and Specific Aims.) Interstitial pulmonary fibrosis is characterized by alterations in the lung parenchyma with increased fibroblast numbers, excess connective tissue and increased rate of matrix synthesis. The mechanisms responsible for these tissue alterations are poorly understood. Fibroblasts are the major cell type responsible for normal connective tissue turnover and accumulation of matrix elements in fibrosis. Cytokines, growth factors, complement proteins and other inflammatory mediators have been implicated in the pathogenesis of fibrosis in man. Evidence indicates that human lung fibroblasts are heterogeneous and subpopulations interact differently with inflammatory mediators. The application proposes to utilize antibodies and cDNAs for the two C1q receptors to identify fibroblast subpopulations in normal adult and fibrotic human lungs.
The Specific Aims are: 1) to produce antibodies against human lung fibroblast receptors for collagen- and globular- domains of the C1q molecule and determine their specificity to human lung fibroblast subpopulations; 2) to isolate from human lung fibroblasts cDNAs coding for the receptors for collagen- and globular-domains of C1q molecule and assess differential expression of these receptors in two human lung fibroblast subpopulations; 3) to study the regulation of C1q receptors by cytokines in human lung fibroblasts and determine whether synthesis of these receptors is related to type I collagen gene expression; 4) to identify fibroblast subpopulations with differential C1q receptors and collagen synthesis in normal and fibrotic human lungs using antibodies and cDNA probes. From these experiments, the role of fibroblasts with different C1q receptors and the role of fibroblast heterogeneity in idiopathic pulmonary fibrosis (IPF) may be determined. The results may also help to identify potential marker(s) for early detection of fibrosis and may aid in interventional studies.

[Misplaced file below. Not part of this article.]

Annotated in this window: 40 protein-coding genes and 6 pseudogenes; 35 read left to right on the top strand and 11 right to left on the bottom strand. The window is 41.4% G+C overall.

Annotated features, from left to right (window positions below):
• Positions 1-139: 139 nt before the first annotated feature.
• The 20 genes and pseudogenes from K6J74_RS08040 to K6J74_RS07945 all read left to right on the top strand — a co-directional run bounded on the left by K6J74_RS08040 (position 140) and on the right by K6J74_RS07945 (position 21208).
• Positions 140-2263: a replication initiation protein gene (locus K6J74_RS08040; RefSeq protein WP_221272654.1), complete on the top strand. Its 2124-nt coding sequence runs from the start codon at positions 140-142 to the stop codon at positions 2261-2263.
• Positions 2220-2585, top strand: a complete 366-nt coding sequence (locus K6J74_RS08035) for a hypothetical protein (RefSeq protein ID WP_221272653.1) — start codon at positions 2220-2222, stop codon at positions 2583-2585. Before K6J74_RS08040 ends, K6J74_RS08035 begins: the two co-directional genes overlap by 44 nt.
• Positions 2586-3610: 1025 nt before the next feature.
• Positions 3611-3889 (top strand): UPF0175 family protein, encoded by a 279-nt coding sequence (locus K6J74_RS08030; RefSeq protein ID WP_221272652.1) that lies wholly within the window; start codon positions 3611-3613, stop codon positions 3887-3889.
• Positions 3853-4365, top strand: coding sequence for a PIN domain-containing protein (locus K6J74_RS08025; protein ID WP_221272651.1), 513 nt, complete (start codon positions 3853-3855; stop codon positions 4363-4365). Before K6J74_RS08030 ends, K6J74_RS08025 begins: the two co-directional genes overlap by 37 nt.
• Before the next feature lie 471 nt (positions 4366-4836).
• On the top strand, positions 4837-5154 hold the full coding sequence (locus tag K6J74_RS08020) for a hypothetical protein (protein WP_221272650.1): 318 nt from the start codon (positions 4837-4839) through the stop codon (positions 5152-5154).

National Institute of Health (NIH)
National Heart, Lung, and Blood Institute (NHLBI)
Research Project (R01)
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Lung Biology and Pathology Study Section (LBPA)
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University of Washington
Schools of Medicine
United States
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